Here in the Bruins Nation community, we like to deal in reality. Unfortunately, sometimes that dose of reality is a bitter tasting, gag-inducing prescription. On Saturday, we found out that UCLA Football just might indeed have a ceiling this season. The truth remains, it has been a good season, and better yet, it is far from over. While the season has wound to a close for most teams until their bowl games, UCLA still has the opportunity to achieve a great deal. It was a very interesting season for the Pac-12 conference, breaking in no less than 4 new coaches. The power poll below will be the last, until after all the bowl games for Pac-12 teams are concluded.
Player of the Week: Kalafitoni Pole, Washington State – who, you ask? Well, Pole is a defensive lineman for the Cougars. On the first play of overtime against Washington, Pole intercepted Keith Price and nearly returned it for a game-ending touchdown, but still set up the winning field goal to unleash a mad celebration and let out a lot of frustration by beating a hated rival in the Apple Cup.
Stat of the Week: 36 – combined deficit for Utah, Wazzu and ASU, entering the 4th quarter in their respective games. All three won their game. Rivalry week!
Game of the Week: UCLA at Stanford, 5:00pm PST, FOX – Coach Mora and his Bruins get another chance to prove that they belong in the upper echelon of the conference. A victory puts the winner in the Rose Bowl. UCLA’s previous appearance was in 1999, while Stanford’s was in 2000 (although Stanford will be going for its third BCS bowl in a row).
1. Stanford (10-2, 8-1): the Cardinal started the season on an unsure footing with a new QB. Since replacing Nunes with Hogan, Stanford has been rolling and improving every week, hitting its stride at just the right time, much to the misfortune of host UCLA. Most impressive is probably the fact that they win every game just about the same way: power running, passes to tight ends, great defense. It’s a recipe that’s built on, first, having big ol’ linemen, second, on discipline and execution. Stepfan Taylor was contained, except for when he wasn’t. For their effort, the Cardinal will host the Pac-12 championship at home on Friday night, and will likely play very similarly against UCLA. It certainly wasn’t broke and there wasn’t much to fix…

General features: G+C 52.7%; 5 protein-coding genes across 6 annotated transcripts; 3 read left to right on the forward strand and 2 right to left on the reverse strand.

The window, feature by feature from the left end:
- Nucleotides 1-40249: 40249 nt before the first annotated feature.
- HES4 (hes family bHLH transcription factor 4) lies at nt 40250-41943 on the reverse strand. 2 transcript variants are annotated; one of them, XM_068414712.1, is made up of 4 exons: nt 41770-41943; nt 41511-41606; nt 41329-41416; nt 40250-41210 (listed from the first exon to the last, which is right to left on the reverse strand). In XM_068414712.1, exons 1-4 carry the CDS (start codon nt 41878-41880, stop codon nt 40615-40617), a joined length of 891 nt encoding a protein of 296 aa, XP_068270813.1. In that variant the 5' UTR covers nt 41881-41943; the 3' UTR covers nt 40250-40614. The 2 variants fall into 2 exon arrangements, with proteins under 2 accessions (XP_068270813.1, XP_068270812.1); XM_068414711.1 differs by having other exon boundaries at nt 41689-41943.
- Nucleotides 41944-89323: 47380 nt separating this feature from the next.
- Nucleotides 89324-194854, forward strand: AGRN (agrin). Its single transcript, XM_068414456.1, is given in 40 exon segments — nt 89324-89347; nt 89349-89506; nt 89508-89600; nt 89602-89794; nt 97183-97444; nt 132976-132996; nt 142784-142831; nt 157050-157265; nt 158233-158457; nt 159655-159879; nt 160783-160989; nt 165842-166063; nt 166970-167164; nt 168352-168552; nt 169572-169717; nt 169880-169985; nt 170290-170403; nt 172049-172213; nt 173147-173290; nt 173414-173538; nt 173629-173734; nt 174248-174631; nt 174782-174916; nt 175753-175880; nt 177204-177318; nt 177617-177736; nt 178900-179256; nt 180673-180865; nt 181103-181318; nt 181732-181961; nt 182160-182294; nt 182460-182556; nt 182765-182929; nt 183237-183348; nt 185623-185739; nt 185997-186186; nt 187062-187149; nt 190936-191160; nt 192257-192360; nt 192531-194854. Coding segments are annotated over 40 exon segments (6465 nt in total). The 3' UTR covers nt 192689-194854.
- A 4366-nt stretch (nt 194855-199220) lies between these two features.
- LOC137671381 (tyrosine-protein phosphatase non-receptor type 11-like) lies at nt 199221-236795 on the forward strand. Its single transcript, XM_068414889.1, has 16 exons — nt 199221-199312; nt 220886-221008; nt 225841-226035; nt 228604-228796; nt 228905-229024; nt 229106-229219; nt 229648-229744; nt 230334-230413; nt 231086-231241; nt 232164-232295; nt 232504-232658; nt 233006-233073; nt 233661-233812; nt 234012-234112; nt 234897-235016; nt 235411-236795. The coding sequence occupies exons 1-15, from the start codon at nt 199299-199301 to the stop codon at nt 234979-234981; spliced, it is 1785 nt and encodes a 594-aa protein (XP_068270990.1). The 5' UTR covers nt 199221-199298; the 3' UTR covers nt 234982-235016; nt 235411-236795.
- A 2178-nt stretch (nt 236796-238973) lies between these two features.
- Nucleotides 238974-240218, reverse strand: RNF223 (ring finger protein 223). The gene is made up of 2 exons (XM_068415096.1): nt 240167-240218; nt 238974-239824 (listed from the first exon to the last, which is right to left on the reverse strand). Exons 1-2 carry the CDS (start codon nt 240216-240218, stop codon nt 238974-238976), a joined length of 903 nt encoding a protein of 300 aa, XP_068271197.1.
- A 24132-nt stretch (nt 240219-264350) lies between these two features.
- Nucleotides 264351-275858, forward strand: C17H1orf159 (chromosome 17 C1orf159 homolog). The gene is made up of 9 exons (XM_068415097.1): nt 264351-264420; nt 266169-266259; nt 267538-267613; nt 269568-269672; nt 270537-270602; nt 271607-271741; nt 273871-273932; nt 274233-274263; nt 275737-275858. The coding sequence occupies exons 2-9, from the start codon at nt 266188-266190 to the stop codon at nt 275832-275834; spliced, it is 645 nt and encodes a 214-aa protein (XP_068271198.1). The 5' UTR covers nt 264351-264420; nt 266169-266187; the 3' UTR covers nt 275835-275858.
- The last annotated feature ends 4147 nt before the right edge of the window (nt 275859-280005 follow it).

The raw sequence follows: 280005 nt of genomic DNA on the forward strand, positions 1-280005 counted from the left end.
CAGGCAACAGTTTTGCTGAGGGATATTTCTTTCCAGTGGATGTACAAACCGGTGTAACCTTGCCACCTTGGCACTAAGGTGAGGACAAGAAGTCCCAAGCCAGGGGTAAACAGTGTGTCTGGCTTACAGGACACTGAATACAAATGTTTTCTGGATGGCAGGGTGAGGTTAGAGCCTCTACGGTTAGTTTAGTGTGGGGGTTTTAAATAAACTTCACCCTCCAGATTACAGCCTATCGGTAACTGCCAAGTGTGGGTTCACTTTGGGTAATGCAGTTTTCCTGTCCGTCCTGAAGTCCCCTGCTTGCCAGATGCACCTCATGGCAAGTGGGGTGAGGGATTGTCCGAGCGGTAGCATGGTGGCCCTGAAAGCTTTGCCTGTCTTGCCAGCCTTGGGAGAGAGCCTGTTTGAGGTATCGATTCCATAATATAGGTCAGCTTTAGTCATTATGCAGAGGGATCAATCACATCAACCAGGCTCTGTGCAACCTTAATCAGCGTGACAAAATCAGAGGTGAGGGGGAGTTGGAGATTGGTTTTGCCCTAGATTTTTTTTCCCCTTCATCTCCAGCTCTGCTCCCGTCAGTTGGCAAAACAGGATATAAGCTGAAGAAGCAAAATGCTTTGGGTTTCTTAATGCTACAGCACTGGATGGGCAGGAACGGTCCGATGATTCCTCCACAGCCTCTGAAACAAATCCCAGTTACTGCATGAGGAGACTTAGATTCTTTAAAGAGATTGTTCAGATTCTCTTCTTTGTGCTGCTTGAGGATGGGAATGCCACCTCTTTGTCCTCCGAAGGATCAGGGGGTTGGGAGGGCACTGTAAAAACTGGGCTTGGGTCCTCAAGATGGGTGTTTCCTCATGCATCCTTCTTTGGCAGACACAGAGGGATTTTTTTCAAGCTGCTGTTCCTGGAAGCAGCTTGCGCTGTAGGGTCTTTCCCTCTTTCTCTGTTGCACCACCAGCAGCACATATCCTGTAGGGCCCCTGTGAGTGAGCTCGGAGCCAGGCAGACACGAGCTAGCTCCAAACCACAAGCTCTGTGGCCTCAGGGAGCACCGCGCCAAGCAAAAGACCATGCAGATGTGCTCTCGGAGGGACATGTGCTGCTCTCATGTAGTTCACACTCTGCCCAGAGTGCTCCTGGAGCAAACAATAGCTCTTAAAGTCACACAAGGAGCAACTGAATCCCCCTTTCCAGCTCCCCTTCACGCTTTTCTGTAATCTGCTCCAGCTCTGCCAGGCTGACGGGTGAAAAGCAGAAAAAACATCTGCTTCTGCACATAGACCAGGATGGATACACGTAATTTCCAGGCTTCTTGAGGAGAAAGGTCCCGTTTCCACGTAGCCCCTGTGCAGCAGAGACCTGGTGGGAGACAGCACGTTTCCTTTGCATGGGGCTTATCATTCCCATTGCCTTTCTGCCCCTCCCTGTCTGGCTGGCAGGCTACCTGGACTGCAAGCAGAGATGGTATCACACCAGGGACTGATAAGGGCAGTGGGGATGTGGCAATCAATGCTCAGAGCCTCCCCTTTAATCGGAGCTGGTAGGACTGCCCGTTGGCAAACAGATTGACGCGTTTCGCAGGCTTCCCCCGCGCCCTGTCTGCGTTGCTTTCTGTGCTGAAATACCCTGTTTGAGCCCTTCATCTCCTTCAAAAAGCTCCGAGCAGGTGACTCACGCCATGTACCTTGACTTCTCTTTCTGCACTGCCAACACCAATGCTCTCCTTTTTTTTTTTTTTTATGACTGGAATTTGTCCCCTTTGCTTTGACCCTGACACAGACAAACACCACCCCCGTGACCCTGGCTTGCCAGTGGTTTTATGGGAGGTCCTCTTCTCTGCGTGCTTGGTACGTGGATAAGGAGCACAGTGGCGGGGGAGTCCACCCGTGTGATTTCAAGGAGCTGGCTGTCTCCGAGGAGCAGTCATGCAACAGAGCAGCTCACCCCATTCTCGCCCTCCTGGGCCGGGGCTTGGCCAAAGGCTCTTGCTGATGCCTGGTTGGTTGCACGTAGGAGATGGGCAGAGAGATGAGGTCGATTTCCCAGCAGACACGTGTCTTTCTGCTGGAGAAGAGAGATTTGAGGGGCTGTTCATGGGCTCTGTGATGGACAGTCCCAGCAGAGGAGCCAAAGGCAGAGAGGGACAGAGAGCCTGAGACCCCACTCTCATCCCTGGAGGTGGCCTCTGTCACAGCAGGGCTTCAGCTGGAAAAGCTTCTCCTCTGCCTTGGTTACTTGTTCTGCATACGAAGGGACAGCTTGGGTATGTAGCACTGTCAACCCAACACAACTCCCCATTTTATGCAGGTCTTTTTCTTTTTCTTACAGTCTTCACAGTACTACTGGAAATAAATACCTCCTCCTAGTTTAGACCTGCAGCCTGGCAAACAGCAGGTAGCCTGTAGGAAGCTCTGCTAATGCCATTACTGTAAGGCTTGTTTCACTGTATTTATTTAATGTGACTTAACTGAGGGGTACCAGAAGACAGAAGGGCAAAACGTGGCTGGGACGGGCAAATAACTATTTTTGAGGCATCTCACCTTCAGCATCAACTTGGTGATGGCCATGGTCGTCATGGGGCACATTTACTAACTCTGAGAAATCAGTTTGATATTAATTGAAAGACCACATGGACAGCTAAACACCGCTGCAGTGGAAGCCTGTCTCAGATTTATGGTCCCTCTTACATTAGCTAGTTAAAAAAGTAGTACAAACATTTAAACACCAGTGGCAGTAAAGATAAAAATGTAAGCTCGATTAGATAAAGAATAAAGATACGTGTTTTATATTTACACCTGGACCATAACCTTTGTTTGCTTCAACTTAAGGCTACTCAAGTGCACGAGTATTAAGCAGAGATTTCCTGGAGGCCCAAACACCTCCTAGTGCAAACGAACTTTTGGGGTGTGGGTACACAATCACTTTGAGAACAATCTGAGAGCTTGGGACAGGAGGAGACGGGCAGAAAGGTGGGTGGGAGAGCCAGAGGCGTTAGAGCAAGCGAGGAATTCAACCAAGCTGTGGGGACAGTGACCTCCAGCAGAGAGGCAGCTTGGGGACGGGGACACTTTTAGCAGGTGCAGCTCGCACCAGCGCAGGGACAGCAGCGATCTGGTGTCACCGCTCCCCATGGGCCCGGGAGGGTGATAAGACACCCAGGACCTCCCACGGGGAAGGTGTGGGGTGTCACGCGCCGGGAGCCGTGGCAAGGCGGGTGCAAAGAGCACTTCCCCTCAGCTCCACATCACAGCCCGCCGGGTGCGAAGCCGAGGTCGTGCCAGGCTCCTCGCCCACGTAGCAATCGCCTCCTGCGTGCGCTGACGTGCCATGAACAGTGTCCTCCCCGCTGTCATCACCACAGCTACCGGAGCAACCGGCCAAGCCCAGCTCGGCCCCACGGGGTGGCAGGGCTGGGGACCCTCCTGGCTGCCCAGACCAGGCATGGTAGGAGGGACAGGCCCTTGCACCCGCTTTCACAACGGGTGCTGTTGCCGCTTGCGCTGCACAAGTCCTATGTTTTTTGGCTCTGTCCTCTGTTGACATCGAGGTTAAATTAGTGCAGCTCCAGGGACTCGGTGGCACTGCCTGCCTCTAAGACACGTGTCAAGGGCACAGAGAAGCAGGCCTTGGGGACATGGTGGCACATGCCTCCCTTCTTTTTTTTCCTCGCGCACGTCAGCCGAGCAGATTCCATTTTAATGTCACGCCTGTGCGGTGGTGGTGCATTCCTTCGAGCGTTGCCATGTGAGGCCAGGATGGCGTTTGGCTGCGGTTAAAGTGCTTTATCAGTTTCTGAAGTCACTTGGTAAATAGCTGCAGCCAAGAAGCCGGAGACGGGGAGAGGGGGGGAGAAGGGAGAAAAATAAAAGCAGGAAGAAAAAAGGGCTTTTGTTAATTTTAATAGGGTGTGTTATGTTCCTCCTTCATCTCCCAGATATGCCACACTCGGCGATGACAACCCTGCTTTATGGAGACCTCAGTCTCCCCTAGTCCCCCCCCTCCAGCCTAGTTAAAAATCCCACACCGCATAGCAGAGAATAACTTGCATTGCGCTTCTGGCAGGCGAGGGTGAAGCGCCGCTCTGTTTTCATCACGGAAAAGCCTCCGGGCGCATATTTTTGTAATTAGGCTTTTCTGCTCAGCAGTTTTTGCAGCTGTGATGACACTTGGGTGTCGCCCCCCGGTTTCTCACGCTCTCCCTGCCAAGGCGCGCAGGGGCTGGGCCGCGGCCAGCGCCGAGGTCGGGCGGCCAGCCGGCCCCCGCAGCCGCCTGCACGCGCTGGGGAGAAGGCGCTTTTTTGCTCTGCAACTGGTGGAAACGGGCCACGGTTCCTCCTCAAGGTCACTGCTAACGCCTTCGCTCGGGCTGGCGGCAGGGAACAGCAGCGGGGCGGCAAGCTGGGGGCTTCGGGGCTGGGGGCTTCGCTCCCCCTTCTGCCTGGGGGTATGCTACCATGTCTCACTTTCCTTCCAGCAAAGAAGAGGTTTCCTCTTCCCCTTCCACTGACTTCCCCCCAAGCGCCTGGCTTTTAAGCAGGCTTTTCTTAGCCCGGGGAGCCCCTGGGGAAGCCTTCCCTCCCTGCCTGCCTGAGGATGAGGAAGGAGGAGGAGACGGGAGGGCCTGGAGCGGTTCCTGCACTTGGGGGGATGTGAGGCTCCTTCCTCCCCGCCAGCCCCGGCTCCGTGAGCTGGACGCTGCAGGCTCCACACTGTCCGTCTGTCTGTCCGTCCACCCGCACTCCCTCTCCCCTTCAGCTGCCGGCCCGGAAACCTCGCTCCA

2. Oregon (11-1, 8-1): with a BCS bowl on the line, Oregon had to wipe off its missed opportunity from last week to take on a solid Beaver team in Corvallis in the Civil War. The first quarter was tight and ended with Oregon State leading 7-6, a lead that lasted just over 3 minutes. After that, the Ducks scored 2 TDs every quarter to put the game away easily and assure themselves of a likely spot in the Fiesta Bowl. Black Mamba had 122 yards and 3 TDs, while Kenjon Barner had 198 yards and 2 TDs and the Duck defense forced 6 turnovers. Oregon will play Kansas Sate in the Fiesta bowl after another great season, though one likely laced with regret. After the BCS bowl, the Chip Kelly to the NFL rumors will begin anew…